Exit (7.5 hours): Our plan was to leave camp early so we could be at the kennel before 5 PM. We headed out towards Quartzite Col under a sunny sky and reached the boulder field below the col in good time. Climbing the steep slope that follows is tedious; luckily, we found a trail. Higher up, we decided to put on our crampons and ascend the steep snow slope; a scree slope, further climber's left, appeared to be an alternative. The grade increased as we ascended the snow slope; I made sure to plunge my axe in deep. I was glad to reach dry ground, we had lunch at the col and celebrated the fact that it was all downhill from here. We followed faint trails to the meadow below, travelling wasn't bad. Lower down, along the creek, we encountered bits of trail and light bushwhacking. We were thrilled to step on the Mosquito Creek trail. We took a 20 minute break before racing back down to the car. It took us 7.5 hours to return via Quartzite, shaving only 15 minutes off our approach time from Mosquito Pass... We made it to the kennel with 15 minutes to spare! This was an awesome trip start to end; wouldn't change any of it!
staying on the trail
We forego Quartzite Col to stay on the trail.
mosquito pass shortcut
Leaving North Molar Pass Trail for the Mosquito Pass shortcut (center).
alpine meadow
Lovely trekking in the alpine meadow.
Stunning patch of Fireweed.
more storms
Towards Mosquito Creek, more dark clouds are heading our way.
route up and over
The arrow indicates where we found a decent way down from the pass.
looking back
Looking back at the tarn and Molar Pass (right of center).
descent from mosquito pass
Descent from Mosquito Pass.
on pipestone trail
On Pipestone Trail, quite chilled from the thunderstorm.
sun comes out
The sun makes an appearance and warms up our bones.
pipestone pass
Pipestone Pass and Devon Mountain.
another storm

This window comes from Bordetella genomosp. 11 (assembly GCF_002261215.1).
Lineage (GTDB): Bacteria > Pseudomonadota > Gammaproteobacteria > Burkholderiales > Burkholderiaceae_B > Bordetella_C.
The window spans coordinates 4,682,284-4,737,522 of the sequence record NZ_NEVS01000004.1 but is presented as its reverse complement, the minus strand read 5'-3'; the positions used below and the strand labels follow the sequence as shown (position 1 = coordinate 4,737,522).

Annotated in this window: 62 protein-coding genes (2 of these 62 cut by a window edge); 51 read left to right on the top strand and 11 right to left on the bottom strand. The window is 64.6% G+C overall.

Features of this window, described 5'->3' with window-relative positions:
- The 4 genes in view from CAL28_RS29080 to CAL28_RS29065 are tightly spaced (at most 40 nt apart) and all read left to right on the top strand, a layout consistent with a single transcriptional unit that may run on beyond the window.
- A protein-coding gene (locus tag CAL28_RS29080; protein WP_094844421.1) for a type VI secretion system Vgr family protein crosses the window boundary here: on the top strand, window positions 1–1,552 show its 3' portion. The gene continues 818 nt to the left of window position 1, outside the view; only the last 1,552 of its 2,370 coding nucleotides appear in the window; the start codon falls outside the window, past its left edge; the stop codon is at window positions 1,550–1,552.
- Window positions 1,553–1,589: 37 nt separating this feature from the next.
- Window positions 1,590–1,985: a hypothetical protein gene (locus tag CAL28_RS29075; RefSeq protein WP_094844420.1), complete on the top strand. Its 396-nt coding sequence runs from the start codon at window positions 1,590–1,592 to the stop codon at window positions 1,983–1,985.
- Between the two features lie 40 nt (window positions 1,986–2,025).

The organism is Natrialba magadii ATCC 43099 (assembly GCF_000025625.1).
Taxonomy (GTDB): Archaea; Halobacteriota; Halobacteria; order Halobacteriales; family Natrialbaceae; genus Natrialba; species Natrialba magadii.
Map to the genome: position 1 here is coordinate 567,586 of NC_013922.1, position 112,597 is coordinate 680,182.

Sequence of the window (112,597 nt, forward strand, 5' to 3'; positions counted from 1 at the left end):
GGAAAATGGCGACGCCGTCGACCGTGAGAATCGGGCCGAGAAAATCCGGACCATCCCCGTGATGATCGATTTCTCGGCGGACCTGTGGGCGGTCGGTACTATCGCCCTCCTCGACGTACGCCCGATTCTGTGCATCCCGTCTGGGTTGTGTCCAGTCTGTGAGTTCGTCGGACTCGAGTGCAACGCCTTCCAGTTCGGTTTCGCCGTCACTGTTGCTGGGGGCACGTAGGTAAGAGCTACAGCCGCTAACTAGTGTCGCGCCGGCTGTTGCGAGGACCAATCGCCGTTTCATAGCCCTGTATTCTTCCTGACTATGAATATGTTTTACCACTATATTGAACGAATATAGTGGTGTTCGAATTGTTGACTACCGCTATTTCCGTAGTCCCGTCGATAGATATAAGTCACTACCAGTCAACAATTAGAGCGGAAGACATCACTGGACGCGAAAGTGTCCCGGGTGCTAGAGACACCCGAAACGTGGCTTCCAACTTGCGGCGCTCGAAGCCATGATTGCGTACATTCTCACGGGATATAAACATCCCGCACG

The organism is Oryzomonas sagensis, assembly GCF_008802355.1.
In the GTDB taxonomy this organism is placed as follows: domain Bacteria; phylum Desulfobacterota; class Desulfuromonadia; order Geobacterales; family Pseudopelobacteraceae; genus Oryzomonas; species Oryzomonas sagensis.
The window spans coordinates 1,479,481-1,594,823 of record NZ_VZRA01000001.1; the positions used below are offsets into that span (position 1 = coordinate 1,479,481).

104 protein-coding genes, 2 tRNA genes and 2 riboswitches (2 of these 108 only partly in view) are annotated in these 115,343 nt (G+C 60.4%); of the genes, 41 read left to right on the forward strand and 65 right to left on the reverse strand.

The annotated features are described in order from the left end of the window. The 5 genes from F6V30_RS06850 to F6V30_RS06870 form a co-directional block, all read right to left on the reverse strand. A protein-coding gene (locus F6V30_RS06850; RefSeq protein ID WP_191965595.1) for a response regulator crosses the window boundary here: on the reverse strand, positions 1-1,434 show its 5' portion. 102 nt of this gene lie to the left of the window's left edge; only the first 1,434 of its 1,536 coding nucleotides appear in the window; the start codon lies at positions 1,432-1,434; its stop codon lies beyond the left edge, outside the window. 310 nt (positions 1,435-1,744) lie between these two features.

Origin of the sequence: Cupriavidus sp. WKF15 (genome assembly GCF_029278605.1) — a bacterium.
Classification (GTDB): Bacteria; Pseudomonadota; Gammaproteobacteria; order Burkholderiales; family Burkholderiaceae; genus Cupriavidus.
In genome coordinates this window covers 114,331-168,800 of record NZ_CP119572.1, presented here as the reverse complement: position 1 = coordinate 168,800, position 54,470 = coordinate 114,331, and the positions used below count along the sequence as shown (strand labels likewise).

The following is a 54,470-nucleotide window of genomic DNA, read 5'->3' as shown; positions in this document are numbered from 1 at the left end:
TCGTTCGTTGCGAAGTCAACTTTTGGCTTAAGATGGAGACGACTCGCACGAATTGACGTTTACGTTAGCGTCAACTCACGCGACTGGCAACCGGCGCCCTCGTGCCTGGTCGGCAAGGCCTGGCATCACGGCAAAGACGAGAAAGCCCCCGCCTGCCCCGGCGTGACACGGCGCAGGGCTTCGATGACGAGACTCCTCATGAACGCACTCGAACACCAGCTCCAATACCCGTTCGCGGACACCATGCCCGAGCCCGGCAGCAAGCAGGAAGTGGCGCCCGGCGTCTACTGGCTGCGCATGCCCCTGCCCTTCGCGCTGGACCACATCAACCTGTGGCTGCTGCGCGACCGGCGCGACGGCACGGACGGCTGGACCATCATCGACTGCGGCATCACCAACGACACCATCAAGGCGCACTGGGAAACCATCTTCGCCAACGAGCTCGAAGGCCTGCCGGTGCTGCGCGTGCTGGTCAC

Another storm rolls in as we hike over the pass.
clearwater pass
Mount Willingdon from Clearwater Pass.
nearing devon lakes
Nearing Devon Lakes.
alpine breakfast
Alpine breakfast basking in the sun before we head out.
casual pace
Casually hiking to the ascent ridge.
making our way
Making our way towards BART.
discernable trail
A trail is discernable on the blocky ridge.
Pleasant way up.
easy scrambling
Easy scrambling along the ridge.
nearing bart
Nearing the Big Ass Rock Thing.
below bart
Traversing below BART.
the objective
The objective.
crux ahead
The crux rockband ahead.
wide ledge
Climbing on the wide ledge.
on the ledge
Devon Lakes below.
Jay, Arianne and Scott at the crux.
top of the crux
Fabrice at the top of the crux.
last bit
Last short bit before the summit.
summit shot
Scott, Jay, Arianne and Fabrice at the cairn.
eastern view
Eastern view with Crown in the foreground.
enjoying the sights
Enjoying the sights.
leaving the top
Leaving the top.
Rappelling the crux.
down the ledge
Stepping down the ledge.
last glimpse
Last glimpse.
around bart
Going around BART.
Backtraking on the west ridge.
devon lakes
Fantastic view of Devon Lakes.
rising moon
The full moon is rising.
leaving devon lakes
Leaving Devon Lakes.
aiming for the col
Aiming for Quartzite Col.
route up quartzite
A steep talus slope leads to an upper basin and final pitch.
small brook
A small brook to cross.
talus slope
There's a crude trail on the talus slope.
boulder field
Looking down the boulder field.
upper basin
At the upper basin with the snow ascent ahead; a scree alternative apparently exists climber's left.
steep snow slope
The grade gets steep.
looking back
Looking back.
almost there
At the col.
quartzite col
Yippee, done with the height gain!
down to the meadow
Back down to the meadow below.
way over quartzite
One of the easier way over is where the beige rock meets the grey rock (arrow); another scree option apparently exists a little higher climber's right.
following the drainage
Following the drainage back to Mosquito Creek trail.